Here’s a list of some of tools, apps, and ideas to help you maximize your tweets …
Contaxio: A tool to help manage, track, and interconnect your Twitter account. With Contaxio, you’ll be able to find contacts with similar interests, review your activity, scan stats about the people you follow and those who follow you, and even keep up with new contacts from your Facebook page.
Twaitter: Twaitter is another all-in-one Twitter tool aimed at increasing your efficiency, managing your accounts, and organizing your Twitter output. Schedule a tweet for later or even set it up to send recurring tweets on a daily, monthly, or even yearly basis. You’ll also be able to manage your activity with an interactive calendar, link a RSS feed to your Twitter account, and invite co-workers to join your account.
Twictionary: If you’re new to social media, the lingo alone can be intimidating. Luckily, there’s a Twictionary, which is exactly what it sounds like it might be. A dictionary of Twitter-related terms you’ll learn everything from the meaning of the hashtag to what it means to be an Atwistocrat.
Twitter Counter: Twitter Counter claims to be the number one Twitter stat site, tracking more than 14 million Twitter users and providing stats, widgets, and buttons for its users. For a price, they even offer a featured spot on their website for people looking to gain some attention and followers.
Twitter-Search: The quickest way to find who and what you’re looking for on Twitter. Filter real-time tweets to find people and businesses in your region and industry, then follow the results.
Nearby Tweets: See who’s tweeting what in your area. The simple set-up delivers search results based on a keyword and a location. Search for anything anywhere and see who’s tweeting what near you.
TwitPic: Feeling limited by Twitter’s 140 character maximum? Use TwitPic to share photos with your Twitter followers. If you have a Twitter account, then you’re already signed up for TwitPic. Log in using your Twitter username and password and get started.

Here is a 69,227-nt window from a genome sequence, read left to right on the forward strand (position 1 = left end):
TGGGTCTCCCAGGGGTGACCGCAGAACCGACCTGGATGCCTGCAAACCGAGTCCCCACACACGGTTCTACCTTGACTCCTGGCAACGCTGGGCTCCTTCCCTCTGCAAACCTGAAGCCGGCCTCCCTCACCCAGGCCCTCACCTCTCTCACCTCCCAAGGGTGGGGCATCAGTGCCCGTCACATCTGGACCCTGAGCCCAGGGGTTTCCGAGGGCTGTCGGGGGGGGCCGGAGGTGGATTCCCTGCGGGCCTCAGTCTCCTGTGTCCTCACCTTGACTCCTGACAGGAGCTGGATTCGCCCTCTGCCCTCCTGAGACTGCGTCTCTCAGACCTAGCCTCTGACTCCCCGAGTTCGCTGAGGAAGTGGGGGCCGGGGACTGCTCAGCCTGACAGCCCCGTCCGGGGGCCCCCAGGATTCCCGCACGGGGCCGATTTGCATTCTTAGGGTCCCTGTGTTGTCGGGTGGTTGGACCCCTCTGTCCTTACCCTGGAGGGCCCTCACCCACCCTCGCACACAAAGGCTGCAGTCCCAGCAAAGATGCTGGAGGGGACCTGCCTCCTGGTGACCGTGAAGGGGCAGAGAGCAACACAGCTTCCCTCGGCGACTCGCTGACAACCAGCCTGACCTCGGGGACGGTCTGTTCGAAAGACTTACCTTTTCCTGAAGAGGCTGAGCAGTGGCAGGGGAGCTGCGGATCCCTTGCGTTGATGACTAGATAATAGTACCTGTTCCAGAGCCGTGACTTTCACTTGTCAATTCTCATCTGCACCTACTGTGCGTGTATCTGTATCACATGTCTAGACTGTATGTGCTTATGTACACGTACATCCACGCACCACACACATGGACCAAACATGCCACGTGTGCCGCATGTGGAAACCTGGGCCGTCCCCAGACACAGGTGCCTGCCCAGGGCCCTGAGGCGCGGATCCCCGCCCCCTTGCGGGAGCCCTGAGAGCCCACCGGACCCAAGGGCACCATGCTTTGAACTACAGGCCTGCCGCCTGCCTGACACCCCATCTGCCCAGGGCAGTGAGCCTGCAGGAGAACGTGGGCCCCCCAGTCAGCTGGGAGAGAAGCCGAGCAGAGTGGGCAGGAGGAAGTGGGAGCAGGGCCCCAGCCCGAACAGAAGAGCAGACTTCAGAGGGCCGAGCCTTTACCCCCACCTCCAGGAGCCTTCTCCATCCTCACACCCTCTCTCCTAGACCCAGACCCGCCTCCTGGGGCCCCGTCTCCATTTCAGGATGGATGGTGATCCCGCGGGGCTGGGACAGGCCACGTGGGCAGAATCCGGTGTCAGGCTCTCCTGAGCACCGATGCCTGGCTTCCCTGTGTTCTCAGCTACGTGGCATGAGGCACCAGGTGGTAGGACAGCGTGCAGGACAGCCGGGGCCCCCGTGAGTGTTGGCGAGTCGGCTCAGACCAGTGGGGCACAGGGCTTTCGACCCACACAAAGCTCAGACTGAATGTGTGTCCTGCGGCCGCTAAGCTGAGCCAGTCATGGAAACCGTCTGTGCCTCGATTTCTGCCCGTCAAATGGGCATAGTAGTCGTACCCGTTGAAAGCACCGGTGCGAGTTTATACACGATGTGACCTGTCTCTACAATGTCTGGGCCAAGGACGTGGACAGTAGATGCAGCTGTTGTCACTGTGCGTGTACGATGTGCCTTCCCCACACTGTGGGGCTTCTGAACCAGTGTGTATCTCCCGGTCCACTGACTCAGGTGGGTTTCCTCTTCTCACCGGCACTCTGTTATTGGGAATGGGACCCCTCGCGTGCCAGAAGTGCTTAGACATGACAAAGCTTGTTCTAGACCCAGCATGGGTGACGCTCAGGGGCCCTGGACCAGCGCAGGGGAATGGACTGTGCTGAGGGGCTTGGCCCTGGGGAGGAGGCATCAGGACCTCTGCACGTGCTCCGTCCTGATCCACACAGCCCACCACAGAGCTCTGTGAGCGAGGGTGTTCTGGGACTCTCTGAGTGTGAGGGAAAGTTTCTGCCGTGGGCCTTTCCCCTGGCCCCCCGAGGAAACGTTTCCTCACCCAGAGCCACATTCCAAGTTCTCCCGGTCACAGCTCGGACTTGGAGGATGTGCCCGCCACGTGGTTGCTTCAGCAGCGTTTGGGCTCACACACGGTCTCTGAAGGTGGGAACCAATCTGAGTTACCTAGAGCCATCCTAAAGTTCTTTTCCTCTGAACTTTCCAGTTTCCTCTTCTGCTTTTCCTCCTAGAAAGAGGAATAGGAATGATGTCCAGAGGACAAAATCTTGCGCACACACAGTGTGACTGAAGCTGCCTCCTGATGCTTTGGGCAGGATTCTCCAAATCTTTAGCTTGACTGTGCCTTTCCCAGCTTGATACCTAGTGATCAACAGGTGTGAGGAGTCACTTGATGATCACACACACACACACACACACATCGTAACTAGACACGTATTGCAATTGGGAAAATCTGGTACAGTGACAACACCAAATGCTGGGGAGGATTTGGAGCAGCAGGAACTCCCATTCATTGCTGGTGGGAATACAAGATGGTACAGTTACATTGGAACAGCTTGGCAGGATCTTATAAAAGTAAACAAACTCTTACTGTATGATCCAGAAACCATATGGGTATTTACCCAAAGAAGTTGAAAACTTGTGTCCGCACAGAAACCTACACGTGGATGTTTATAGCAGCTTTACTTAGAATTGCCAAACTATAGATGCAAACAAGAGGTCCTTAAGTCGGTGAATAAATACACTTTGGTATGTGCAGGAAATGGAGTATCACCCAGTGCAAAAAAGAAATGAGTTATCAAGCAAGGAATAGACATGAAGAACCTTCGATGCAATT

TweetScan: Another easy-to-use search tool for keeping on top of what’s happening on Twitter.
CoTweet: A popular site for managing your Twitter accounts. Handy for tracking multiple accounts and keeping you on top of all your online activity.
Twibs: A Twitter-based business directory, Twibs aims to help businesses reach their customers. It’s as simple as registering your business, choosing some keywords, and adding links to your email and blog.
Twitdom: A directory of nearly 2,000 available applications and sites offering Twitter-related services.
It’s tempting to think social-media success involves a little magic and some sleight-of-hand. There must be some app, service, software, or site that would propel your profits and boost your business. Maybe the spammers are right and you should just buy 1,000 Facebook fans and wait for them to spread the word. Sadly, though there are many helpful tools available to help you along the way (See our previous posts on apps and plugins for LinkedIn, Facebook, and WordPress), social media isn’t magic. It is, however, an effective way to develop relationships and create word-of-mouth if done correctly.
Here are some tips on successfully marketing your business through social media …
Content is King: Social-media success requires a bit of restraint. Which means, while you may want to fill your blog or Twitter feed with advertisements for you and your business, you’ll do better offering content that is interesting to your potential customer base and forming relationships with any followers or fans you make along the way. Keep your content short and easy to read. On Facebook, for example, it’s been shown that shorter posts get shared 27 percent more than longer posts. And, when you think about it, it’s just common sense. If you’re selling cupcakes, people will get tired of hearing about how you’ve got cupcakes for sale. But what if you posted a recipe instead? It’s likely that the recipe would be shared and enjoyed by more people than yet another plea for business.
Relationships Matter: Whether you have 10 Twitter followers or 5,000 Facebook fans, you should make an effort to treat them as something more than potential dollar signs. After all, people will be more loyal and likely to tell their friends if there’s a person behind the page rather than a company logo that rarely responds to messages or comments. Don’t be as concerned with the number of connections you’ve made as much as the connections themselves. Be personable, appreciative, and responsive. You may find shifting your focus from quantity to quality will, strangely enough, end up boosting your numbers.
Sharing is Caring: Your goal is to get people to share your content or your contact info. You may find someone in search of exactly the service you provide through your social-media efforts or you may be contacted by someone who had a link sent to them or had a friend tell them about your business. In other words, it’s about word-of-mouth. And the best way to create word-of-mouth is to do your best to be respectful and not an annoyance. Post regularly to your blog or social-media site but not so much that people tune you out. Share good information and think it through. Think about what you’d be interested in or what would be helpful to your customers and allow that to guide what you post.